A Site for Photographers by Photographers

Featured Equipment Deals

Latest Equipment Articles

Tamron 28-300mm F/3.5-6.3 DI VC PZD Lens Review Read More

Tamron 28-300mm F/3.5-6.3 DI VC PZD Lens Review

Are you looking for a lens that is ready for anything? Tamron recently released their 28-300mm F/3.5-6.3 DI VC PZD lens and they are calling it the "innovative all-in-one zoom."

Latest Learning Articles

Equipment Basics (Video Tutorial) Read More

Equipment Basics (Video Tutorial)

This video tutorial introduces the basic equipment--from extra lenses and tripods to reflectors and flashes--that you may want to invest in when getting started with your first DSLR.


What is "RAW"?

James Alexander , May 11, 2004; 10:01 p.m.

Is "RAW" an acronym or a word? If it is an acronym, what does it stand for? If it is a word, why is it written in all caps?

Responses


    1   |   2     Next    Last

Mr. Zapped , May 11, 2004; 10:18 p.m.

It's a word, and it refers to the data taken directly from the camera's sensor. The RAW file must be run through software to transform it into a viewable Tif or Jpg.

More here.

Peter Phan , May 12, 2004; 01:05 a.m.

It's a word, and it's in all caps to differentiate it from the word "raw", which can be used to describe all kinds of things. But "RAW" refers to the digital image format.

RAW = a digital image format
raw = a state of being uncooked (as in food)

Jean-Baptiste Queru , May 12, 2004; 01:32 a.m.

It's a word. It refers to the data being raw, i.e. unprocessed, i.e. the digital data as it was at the very first digital stage.

It's often written in caps because pretty much all the image file format names are acronyms (JPEG, TIFF, GIF, PNG, PSD...).

Guy Hammond , May 12, 2004; 07:30 a.m.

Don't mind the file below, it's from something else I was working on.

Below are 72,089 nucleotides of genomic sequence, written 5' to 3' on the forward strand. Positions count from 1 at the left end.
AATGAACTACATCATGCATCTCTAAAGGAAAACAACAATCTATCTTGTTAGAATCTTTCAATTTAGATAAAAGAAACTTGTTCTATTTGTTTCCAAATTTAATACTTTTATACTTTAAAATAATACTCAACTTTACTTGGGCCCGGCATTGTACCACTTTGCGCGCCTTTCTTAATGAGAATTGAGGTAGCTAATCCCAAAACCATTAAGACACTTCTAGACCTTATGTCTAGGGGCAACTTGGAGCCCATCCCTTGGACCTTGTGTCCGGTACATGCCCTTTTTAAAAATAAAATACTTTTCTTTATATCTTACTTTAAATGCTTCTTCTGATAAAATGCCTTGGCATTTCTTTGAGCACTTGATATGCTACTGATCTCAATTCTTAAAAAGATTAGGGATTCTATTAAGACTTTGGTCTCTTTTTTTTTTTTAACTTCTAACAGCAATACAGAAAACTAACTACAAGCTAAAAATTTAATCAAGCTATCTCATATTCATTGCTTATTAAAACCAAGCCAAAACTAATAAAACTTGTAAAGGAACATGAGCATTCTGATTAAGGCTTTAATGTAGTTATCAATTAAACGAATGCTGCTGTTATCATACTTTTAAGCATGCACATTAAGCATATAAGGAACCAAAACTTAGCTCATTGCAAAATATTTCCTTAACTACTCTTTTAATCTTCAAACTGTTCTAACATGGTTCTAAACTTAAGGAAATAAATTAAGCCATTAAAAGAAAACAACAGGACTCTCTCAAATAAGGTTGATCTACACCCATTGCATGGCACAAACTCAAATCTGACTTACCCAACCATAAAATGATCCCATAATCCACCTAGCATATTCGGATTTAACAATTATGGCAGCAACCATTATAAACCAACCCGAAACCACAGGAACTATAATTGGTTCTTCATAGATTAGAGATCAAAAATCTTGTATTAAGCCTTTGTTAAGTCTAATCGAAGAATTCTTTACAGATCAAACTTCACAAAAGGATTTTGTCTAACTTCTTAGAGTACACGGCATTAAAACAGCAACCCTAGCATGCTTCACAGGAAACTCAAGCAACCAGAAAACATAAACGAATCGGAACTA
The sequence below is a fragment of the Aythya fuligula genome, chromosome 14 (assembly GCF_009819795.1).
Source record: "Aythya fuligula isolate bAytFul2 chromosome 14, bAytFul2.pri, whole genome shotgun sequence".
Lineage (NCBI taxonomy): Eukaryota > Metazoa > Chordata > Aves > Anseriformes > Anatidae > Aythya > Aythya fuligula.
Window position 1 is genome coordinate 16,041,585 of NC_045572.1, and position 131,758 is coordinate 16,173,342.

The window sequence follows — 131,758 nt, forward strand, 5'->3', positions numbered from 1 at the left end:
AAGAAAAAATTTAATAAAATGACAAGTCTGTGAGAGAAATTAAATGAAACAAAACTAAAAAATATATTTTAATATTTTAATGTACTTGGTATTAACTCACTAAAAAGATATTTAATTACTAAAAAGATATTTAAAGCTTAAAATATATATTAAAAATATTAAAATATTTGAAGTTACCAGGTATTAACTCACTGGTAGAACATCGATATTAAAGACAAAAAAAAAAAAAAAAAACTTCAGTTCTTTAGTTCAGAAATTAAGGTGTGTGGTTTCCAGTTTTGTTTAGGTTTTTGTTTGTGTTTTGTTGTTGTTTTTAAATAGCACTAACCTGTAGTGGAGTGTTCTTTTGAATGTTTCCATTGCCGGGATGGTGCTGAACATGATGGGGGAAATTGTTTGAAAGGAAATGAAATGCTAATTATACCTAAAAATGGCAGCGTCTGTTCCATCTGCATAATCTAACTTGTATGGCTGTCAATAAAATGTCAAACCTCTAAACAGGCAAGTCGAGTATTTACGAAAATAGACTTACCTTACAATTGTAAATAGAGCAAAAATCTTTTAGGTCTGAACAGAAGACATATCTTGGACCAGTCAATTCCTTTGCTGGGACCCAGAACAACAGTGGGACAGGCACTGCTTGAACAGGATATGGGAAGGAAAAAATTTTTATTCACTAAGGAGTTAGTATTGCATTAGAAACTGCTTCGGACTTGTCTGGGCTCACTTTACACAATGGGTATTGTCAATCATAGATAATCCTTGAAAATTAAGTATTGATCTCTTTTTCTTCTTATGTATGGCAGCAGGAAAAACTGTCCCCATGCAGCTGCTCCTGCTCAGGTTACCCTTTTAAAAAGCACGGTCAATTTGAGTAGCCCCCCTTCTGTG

Also note that a RAW file will actually have a file extension like .CRW (Canon) or .NEF (Nikon). Just to confuse matters further :-)

Biju S , May 12, 2004; 10:23 a.m.

You can read a lot on RAW here (WARNING: lot of math) http://www.normankoren.com/digital_tonality.html

Mike Sisk , May 12, 2004; 02:57 p.m.

Y'all are missing the point.

The original author is likely a grammarian "stickler" and wonders why -- as do I -- we're incorrectly writing "raw" in all caps.

Things like JPEG (Joint Photographic Expert Group) or TIFF (Tagged Interchange File Format) are easy to explain -- RAW just ain't right.

But, it looks like we're stuck with RAW just like we are with "8 Items or Less".

Jesper de Jong , May 13, 2004; 01:58 p.m.

James Alexander , May 13, 2004; 09:04 p.m.

Mike, you are exactly right. I would prefer to think that I'm a stickler for clarity rather than a stickler for grammer, but in either case it appears that I lose in this instance.

Peter, lots of words have more than one definition but we don't normally indicate a specific definition by writing in all caps.

Jean-Baptiste, as I understand it "RAW" is not a specific file format like JPEG or TIFF, but more a category of file formats. This seems to make about as much sense as writing "COMPRESSED" when we're talking about JPEG files or "LOSSLESS" when we're talking about TIFF files.

Oh, well. So much for clear thought. Thanks everyone for the comments.

Jean-Baptiste Queru , May 13, 2004; 09:19 p.m.

James - Contrary to what you will believe, I am not trying to confuse you any further.

JPEG is actually a family of compression formats, some lossy, some lossless, some 8-bit, some 16-bit. What we often call a "JPEG" file is actually a JFIF file with YUV/DCT/Decimated/Huffman JPEG data. JFIF is a file format.

TIFF is a "meta-format", which can contain data in many different formats. Typical formats are 8- and 16-bit uncompressed, or compressed with LZW/LZ77, but JPEG data is also an option, and I'm sure that there are plenty more.

Now, de-facto usage has been that JPEG are almost always used in lossy 8-bit applications, and TIFFs in 8- and 16-bit lossless applications, but that's a usage habit, not a standard.


    1   |   2     Next    Last

Back to top

Notify me of Responses